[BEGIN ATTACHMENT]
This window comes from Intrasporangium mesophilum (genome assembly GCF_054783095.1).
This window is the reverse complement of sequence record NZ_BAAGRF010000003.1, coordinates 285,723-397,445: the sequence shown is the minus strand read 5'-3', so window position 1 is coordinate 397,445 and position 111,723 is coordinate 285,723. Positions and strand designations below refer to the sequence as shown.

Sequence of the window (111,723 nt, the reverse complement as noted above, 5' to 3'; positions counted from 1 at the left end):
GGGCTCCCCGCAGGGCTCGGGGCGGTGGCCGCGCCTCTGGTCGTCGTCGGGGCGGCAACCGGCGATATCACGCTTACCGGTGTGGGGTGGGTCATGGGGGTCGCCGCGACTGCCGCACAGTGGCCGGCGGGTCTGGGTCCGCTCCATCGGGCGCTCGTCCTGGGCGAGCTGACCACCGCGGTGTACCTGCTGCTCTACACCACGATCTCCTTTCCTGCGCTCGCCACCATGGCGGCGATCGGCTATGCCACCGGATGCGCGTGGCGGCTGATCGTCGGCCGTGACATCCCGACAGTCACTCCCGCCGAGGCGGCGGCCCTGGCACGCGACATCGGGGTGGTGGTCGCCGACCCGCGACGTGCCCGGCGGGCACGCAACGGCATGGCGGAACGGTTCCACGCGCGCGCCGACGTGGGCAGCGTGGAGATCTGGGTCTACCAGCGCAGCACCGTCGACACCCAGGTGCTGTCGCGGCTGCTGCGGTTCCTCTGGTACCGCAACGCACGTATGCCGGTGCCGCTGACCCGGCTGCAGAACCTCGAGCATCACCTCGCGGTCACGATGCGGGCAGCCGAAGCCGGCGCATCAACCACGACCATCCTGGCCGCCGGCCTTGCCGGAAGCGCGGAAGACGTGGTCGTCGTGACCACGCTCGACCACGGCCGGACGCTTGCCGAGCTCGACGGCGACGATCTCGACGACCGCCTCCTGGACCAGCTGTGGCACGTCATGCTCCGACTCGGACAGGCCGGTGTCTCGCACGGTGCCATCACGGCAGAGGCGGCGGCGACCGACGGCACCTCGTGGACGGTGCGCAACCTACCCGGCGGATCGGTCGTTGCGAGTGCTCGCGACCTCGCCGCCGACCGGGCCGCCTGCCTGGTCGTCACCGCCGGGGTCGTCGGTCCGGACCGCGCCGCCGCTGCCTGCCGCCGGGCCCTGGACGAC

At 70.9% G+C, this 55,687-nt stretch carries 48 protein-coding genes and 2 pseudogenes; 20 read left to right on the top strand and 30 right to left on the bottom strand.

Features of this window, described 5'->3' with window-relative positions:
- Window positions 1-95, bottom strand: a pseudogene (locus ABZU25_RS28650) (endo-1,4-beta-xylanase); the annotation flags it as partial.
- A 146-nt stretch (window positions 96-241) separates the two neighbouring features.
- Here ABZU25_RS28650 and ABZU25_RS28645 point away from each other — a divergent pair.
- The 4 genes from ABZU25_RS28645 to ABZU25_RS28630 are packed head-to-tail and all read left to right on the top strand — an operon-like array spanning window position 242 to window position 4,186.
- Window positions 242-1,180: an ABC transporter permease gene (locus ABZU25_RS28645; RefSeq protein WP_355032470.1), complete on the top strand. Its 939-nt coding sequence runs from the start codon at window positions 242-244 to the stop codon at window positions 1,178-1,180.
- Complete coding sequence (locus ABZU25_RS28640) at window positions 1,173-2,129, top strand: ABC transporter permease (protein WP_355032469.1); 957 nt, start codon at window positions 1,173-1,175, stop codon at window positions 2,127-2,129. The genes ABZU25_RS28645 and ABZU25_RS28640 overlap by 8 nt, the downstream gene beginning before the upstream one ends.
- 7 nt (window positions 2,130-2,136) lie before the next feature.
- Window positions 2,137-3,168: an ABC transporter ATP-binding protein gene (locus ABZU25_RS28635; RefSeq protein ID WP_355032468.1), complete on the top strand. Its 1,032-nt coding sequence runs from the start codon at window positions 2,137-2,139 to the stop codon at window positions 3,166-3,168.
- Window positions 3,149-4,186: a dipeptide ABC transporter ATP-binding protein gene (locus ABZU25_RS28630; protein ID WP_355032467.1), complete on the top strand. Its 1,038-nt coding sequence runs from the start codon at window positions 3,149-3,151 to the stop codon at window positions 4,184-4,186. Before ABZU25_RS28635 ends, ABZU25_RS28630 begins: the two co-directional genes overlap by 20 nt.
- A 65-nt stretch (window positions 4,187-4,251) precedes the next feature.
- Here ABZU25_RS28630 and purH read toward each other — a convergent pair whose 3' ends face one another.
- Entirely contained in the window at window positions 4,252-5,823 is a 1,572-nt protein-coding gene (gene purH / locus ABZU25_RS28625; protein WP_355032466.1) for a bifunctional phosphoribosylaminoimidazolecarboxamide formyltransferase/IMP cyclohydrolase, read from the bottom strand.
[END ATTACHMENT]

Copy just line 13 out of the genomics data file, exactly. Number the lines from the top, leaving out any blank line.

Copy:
- 7 nt (window positions 2,130-2,136) lie before the next feature.